Beauty vs Morality

Is art bound by ethical constraints?

It is tempting to think of beauty as being morally neutral. From an awe-inspiring sunset to a striking portrait, thinkers have often sought to categorise beauty as existing in its own unique space, offering artists the freedom to create without constraints. However, this is not always the case, as the beauty of an artwork is often contingent on its moral features, argues Noël Carroll.


With respect to evaluating art, are questions of morality categorically irrelevant when it comes to beauty?  A thing of beauty, it might be said, is beyond good and evil.  For most of the Western tradition, this idea would have been an outlier.  In the Classical and Christian epochs, beauty was treated primarily as a means of teaching virtue.  And even puritanical dissenters connected beauty to morality, albeit negatively.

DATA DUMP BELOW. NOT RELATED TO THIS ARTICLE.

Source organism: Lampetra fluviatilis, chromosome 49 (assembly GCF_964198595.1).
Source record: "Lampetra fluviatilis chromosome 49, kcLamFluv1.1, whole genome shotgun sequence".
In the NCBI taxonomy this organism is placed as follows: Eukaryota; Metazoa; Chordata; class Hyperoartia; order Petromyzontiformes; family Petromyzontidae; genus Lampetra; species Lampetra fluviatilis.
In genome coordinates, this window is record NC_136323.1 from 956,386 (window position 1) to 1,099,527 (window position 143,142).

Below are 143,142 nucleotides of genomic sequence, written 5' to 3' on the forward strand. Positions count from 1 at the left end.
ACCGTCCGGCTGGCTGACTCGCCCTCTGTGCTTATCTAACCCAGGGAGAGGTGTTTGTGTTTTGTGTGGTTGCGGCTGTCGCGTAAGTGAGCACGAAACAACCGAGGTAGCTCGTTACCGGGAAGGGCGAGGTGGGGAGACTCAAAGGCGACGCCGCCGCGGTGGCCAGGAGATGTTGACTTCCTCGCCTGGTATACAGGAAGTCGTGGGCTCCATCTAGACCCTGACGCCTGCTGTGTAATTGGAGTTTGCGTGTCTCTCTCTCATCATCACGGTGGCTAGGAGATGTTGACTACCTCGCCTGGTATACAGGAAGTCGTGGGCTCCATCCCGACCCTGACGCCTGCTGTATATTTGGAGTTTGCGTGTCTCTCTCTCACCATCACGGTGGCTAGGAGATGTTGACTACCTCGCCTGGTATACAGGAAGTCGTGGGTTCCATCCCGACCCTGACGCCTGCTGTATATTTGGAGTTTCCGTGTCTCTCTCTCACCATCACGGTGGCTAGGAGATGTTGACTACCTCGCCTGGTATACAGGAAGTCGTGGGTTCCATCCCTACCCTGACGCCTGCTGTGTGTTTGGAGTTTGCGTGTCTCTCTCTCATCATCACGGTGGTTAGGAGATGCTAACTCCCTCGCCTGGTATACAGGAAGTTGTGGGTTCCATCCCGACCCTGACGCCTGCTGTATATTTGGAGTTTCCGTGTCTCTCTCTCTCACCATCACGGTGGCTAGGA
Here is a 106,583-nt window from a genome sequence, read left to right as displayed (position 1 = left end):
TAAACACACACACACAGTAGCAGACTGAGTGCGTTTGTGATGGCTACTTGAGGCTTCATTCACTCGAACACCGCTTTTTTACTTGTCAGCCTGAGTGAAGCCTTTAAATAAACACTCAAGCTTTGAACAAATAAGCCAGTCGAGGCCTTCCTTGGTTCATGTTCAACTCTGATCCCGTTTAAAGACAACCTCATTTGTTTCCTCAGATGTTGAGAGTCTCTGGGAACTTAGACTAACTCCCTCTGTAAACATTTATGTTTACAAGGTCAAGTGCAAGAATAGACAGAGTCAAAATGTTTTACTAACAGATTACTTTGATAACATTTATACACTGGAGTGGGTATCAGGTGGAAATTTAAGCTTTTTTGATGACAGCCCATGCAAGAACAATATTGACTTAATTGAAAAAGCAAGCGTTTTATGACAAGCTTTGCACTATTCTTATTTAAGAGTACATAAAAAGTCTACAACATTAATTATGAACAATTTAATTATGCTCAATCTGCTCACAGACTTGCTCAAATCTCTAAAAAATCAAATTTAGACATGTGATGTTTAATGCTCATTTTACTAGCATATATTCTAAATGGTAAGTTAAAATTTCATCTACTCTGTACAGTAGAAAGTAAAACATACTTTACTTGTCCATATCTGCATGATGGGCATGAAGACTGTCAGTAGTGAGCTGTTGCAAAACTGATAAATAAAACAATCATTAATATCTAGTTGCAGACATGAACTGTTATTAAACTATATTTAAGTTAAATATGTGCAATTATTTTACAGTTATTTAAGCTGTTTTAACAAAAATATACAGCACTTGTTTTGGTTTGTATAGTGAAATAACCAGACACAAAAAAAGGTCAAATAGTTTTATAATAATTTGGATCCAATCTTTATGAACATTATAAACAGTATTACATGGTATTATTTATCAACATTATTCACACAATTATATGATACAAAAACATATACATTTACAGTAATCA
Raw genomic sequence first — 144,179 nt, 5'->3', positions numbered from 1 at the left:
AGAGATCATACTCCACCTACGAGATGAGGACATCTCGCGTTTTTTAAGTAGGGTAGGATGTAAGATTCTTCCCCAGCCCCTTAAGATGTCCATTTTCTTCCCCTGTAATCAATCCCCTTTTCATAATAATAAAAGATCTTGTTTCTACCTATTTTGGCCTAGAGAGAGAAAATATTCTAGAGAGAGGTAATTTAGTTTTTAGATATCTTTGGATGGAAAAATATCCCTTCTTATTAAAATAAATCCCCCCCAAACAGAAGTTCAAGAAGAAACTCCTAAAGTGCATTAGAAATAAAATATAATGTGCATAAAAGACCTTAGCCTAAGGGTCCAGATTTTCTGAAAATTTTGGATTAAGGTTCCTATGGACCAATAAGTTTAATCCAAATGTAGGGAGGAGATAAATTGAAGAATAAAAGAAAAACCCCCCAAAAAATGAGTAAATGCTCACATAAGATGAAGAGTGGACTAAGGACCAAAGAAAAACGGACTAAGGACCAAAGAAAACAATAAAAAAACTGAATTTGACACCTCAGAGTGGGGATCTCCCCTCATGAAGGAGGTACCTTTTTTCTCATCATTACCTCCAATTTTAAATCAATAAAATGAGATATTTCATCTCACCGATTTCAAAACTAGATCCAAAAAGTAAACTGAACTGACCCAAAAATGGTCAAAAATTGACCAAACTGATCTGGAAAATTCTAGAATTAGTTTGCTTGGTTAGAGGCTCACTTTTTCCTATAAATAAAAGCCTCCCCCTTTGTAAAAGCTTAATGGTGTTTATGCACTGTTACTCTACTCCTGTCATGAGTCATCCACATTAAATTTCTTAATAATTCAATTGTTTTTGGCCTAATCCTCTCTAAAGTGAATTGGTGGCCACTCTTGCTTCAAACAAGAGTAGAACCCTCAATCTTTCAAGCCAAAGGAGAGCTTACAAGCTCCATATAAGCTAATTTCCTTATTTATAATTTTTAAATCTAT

But in the eighteenth century, seeds were sown that flourished in the nineteenth century, heralded by slogans like “art for art’s sake

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